VATICAN CITY – The Vatican’s financial watchdog said Thursday it received 544 reports of suspicious financial transactions last year, a three-fold increase over 2014, thanks in part to beefed-up efforts to flag potential tax cheats who are using the Vatican bank to hide money.
In its annual report, the Financial Information Authority said it passed 17 cases on to Vatican prosecutors for follow-up investigation, up from seven a year earlier. In December, European evaluators urged prosecutors to actually bring charges in some of those cases since no indictments have been handed down.
Since 2011, 34 out of 900 suspect transactions have been forwarded to prosecutors for possible follow-up.
The Vatican in 2010 created the financial watchdog to comply with international anti-money-laundering norms and in a bid to shed its image as a financially shady tax haven whose bank has been embroiled in scandal.
In its report, the agency stressed that the spike in suspicious transactions wasn’t the result of increased money-laundering activity, but rather the natural result of the closure of bank accounts at the Vatican bank and new efforts to comply with tax reporting obligations in Italy and the U.S.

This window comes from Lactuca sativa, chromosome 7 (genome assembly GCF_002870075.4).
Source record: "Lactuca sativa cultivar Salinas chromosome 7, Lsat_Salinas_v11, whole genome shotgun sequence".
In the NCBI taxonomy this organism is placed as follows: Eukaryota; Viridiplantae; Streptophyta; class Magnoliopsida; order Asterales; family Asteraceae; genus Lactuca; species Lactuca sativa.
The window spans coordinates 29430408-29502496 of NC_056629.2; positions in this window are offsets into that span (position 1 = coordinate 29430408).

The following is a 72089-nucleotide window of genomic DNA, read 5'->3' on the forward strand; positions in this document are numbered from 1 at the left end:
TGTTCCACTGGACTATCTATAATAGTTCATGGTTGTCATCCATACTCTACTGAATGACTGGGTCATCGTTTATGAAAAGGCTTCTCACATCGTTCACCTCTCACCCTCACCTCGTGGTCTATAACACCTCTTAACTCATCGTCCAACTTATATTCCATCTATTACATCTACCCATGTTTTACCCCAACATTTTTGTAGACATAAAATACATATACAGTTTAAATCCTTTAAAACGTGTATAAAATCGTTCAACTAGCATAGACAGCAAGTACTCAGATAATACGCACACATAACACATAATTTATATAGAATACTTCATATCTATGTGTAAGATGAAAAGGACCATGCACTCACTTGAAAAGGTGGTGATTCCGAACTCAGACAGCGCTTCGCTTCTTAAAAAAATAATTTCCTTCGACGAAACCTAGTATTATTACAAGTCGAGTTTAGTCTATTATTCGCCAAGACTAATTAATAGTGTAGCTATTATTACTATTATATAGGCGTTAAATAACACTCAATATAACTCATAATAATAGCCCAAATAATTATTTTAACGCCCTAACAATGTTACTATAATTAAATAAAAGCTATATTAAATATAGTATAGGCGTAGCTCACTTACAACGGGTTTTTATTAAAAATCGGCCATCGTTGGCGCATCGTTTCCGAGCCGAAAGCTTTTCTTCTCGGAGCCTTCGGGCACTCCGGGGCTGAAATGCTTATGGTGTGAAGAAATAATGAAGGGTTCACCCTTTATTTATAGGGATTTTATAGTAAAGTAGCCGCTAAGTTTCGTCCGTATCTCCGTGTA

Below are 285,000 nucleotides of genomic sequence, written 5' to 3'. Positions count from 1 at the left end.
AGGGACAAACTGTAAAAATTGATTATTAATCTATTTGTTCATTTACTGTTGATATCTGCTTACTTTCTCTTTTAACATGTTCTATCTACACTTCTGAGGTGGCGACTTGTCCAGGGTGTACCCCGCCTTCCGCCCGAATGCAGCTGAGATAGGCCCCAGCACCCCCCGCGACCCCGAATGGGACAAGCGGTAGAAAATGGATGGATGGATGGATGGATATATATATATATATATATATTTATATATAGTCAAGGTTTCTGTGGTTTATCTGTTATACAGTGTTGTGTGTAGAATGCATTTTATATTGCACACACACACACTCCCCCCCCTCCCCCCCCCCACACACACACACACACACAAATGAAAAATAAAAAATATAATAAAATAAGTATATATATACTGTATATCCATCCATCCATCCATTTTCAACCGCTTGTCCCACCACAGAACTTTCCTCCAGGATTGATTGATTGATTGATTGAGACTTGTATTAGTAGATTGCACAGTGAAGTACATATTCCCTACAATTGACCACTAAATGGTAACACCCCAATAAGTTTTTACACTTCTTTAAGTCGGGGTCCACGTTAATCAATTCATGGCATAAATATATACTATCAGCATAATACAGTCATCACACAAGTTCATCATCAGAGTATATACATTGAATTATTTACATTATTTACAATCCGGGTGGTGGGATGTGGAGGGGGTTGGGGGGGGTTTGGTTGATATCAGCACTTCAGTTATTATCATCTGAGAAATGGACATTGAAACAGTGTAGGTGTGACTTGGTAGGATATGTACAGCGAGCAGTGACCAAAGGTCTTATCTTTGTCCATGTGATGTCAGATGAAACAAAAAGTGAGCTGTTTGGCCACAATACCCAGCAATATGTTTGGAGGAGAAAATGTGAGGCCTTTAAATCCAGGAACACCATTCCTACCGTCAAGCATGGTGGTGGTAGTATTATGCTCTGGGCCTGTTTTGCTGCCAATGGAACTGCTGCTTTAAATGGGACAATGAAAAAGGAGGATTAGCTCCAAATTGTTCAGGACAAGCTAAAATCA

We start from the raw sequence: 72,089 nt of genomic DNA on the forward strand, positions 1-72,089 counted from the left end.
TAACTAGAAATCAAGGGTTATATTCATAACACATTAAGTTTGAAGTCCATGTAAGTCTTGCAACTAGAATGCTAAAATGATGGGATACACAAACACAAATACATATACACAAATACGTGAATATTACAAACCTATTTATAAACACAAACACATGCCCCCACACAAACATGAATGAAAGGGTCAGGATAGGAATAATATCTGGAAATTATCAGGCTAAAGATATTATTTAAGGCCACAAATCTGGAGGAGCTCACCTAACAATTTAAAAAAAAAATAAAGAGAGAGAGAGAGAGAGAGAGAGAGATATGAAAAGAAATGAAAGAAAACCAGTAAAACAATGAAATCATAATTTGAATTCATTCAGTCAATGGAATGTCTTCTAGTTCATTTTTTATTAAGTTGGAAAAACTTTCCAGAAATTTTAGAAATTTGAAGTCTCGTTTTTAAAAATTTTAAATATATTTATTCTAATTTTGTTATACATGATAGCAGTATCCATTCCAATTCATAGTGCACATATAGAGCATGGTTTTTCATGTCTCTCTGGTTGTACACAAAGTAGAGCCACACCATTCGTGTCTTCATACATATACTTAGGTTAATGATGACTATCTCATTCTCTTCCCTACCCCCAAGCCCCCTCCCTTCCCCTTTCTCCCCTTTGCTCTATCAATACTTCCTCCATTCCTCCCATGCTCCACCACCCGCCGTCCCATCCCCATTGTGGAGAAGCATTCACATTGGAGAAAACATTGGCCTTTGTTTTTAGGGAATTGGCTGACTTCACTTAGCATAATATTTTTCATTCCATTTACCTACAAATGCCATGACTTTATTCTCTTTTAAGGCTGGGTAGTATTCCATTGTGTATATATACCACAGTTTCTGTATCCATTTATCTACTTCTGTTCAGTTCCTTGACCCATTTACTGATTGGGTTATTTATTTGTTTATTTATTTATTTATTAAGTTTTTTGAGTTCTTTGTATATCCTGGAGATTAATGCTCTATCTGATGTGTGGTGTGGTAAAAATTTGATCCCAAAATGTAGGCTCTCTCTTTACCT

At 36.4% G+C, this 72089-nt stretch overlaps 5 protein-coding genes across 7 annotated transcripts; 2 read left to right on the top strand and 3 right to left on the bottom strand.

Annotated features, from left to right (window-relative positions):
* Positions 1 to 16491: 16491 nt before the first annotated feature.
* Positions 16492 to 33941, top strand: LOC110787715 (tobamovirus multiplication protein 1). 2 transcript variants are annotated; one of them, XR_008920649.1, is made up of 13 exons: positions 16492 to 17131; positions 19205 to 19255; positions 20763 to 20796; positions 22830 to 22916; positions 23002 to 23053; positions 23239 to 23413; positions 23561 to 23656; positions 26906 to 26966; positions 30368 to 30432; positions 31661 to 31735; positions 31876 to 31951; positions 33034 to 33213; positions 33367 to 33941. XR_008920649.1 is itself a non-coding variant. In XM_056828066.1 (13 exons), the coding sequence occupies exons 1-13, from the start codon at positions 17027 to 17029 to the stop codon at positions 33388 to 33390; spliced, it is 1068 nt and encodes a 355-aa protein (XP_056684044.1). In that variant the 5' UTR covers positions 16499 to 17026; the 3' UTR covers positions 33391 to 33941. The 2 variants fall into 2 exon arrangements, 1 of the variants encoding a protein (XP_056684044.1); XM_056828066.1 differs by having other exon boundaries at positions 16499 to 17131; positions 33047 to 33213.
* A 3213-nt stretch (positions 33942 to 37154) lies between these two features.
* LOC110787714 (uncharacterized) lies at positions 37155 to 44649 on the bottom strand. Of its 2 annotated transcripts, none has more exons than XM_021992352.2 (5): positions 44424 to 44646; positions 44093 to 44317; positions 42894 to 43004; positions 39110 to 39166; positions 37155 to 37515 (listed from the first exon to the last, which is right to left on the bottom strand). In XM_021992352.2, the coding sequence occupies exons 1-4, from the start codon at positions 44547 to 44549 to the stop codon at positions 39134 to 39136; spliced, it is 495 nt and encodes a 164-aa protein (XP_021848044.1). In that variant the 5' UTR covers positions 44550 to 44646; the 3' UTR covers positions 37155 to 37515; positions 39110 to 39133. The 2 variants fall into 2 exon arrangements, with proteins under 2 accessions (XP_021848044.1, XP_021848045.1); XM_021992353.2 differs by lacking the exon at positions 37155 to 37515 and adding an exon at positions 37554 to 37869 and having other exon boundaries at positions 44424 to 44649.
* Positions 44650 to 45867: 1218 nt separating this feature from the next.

The effort at greater financial transparency has extended beyond the initial scope of compliance with anti-money laundering norms to implementing internationally accepted accounting standards across the Holy See’s fragmented departments – part of Pope Francis’ effort to reform the Vatican bureaucracy.
The tortured process has been on sharp display in recent weeks after the Vatican signed, and then suspended, an auditing contract with PricewaterhouseCoopers. The Vatican said the suspension wasn’t due to any reluctance to submit to “adequate” auditing measures, but rather because of issues about the “meaning and scope” of the PwC contract and how it would be implemented.
The suspension, though, laid bare an increasingly public battle between the two centres of power in the Vatican: the secretariat of state and the new secretariat for the economy, headed by Australian Cardinal George Pell.
Pell had enlisted PwC to do the audit, and co-signed the contract, even though the Vatican has its own auditor general. His office issued a statement saying he was “a bit surprised” that the secretariat of state suspended the contract but was confident the PwC work would soon resume.
It was the latest of several Pell initiatives to try to assert control over the Vatican’s finances that have been quashed by the secretariat of state or the pope himself.
This story has been corrected to show that there were 34 cases flagged to Vatican prosecutors for possible follow-up, not 36.